Protein-buster is crucial in Parkinson’s disease battle

Parkinson’s disease, much like Alzheimer’s, is caused by the accumulation of clumps of an abnormal protein in the brain.

It’s toxic and is thought to kill nerve cells responsible for producing ­dopamine, which acts as a chemical messenger in the brain sending ­messages to different parts.

Low levels of dopamine cause the symptoms seen in patients with Parkinson’s, including a mask-like face, tremors, slowness of movement and smaller and smaller writing.

Cambridge University researchers have come up with an answer.

They believe they’ve discovered how to stop Parkinson’s in its tracks.

Giving a particular protein-busting molecule has reversed signs of the disease.

The molecule, called anle138b, stopped the build-up of toxic protein clumps in the brain and could prove crucial in halting the progression of the condition in patients.

Parkinson’s is quite common, affecting one in 500 people.

Around 127,000 people in the UK and one million in the US live with it.

Parkinson’s is debilitating, and without sufficient dopamine, muscles become stiff, there’s jerky slowness of movement, shaking, sleep disturbance, chronic fatigue, and a poor quality of life leading to severe disability.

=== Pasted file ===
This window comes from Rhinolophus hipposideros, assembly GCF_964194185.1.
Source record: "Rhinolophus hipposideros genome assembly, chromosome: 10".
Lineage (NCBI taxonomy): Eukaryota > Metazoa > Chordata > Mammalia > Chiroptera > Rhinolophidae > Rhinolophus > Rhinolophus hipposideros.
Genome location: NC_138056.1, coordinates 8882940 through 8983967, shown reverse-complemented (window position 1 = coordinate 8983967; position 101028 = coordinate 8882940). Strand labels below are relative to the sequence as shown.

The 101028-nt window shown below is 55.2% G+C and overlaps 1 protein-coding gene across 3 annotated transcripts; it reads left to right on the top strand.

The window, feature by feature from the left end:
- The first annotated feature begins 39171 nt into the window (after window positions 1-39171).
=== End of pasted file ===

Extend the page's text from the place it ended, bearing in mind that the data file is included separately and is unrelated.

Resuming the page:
At the moment there’s no cure and no way of stopping the disease from progressing, but hundreds of trials are under way in an effort to change that.

This new research was done in mice and while we aren’t rodents, the results, nonetheless, give us reason for hope.

In the study, year-old mice with Parkinson’s disease were given anle138b, and in three months big improvements were noted.

The rodents had fewer protein clumps in their brains meaning fewer brain cells had been destroyed.

This protected their dopamine levels and prevented more nerve cell death.

Consequently the way they walked improved, according to researchers led by Professor Maria Grazia Spillantini.

Parkinson’s UK, which funded the research, claimed that the molecule “effectively reversed several of the symptoms”.

Dr Beckie Port from the charity said: “We have no treatments that can slow or stop the progression of Parkinson’s and the discovery may prove to be crucial.

“It is vital we continue to support world-leading academics… and ensure results like these are turned into the future treatments that are so ­desperately needed.”

This is just a first step but it’s an encouraging one for doctors and for everyone working in this field – and especially for people suffering from Parkinson’s and their families.